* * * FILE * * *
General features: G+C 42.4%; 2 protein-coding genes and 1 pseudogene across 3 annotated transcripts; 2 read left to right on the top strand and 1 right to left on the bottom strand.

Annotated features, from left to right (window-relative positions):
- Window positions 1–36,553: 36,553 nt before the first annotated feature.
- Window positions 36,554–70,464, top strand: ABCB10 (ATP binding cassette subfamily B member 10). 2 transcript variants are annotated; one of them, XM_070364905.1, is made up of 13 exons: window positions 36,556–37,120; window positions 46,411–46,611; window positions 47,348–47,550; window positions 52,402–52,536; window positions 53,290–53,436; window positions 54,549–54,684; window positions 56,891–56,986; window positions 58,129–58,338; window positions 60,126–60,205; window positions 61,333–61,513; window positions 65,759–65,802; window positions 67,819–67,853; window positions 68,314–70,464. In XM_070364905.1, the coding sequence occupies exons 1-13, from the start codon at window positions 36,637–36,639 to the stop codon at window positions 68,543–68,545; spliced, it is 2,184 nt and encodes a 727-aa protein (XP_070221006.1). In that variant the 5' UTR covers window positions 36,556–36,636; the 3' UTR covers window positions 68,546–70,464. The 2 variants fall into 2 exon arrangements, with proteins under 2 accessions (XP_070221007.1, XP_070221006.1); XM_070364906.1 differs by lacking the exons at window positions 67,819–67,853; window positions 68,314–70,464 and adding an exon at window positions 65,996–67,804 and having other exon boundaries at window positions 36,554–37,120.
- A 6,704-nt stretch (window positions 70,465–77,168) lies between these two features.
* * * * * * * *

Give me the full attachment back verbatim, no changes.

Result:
General features: G+C 42.4%; 2 protein-coding genes and 1 pseudogene across 3 annotated transcripts; 2 read left to right on the top strand and 1 right to left on the bottom strand.

Annotated features, from left to right (window-relative positions):
- Window positions 1–36,553: 36,553 nt before the first annotated feature.
- Window positions 36,554–70,464, top strand: ABCB10 (ATP binding cassette subfamily B member 10). 2 transcript variants are annotated; one of them, XM_070364905.1, is made up of 13 exons: window positions 36,556–37,120; window positions 46,411–46,611; window positions 47,348–47,550; window positions 52,402–52,536; window positions 53,290–53,436; window positions 54,549–54,684; window positions 56,891–56,986; window positions 58,129–58,338; window positions 60,126–60,205; window positions 61,333–61,513; window positions 65,759–65,802; window positions 67,819–67,853; window positions 68,314–70,464. In XM_070364905.1, the coding sequence occupies exons 1-13, from the start codon at window positions 36,637–36,639 to the stop codon at window positions 68,543–68,545; spliced, it is 2,184 nt and encodes a 727-aa protein (XP_070221006.1). In that variant the 5' UTR covers window positions 36,556–36,636; the 3' UTR covers window positions 68,546–70,464. The 2 variants fall into 2 exon arrangements, with proteins under 2 accessions (XP_070221007.1, XP_070221006.1); XM_070364906.1 differs by lacking the exons at window positions 67,819–67,853; window positions 68,314–70,464 and adding an exon at window positions 65,996–67,804 and having other exon boundaries at window positions 36,554–37,120.
- A 6,704-nt stretch (window positions 70,465–77,168) lies between these two features.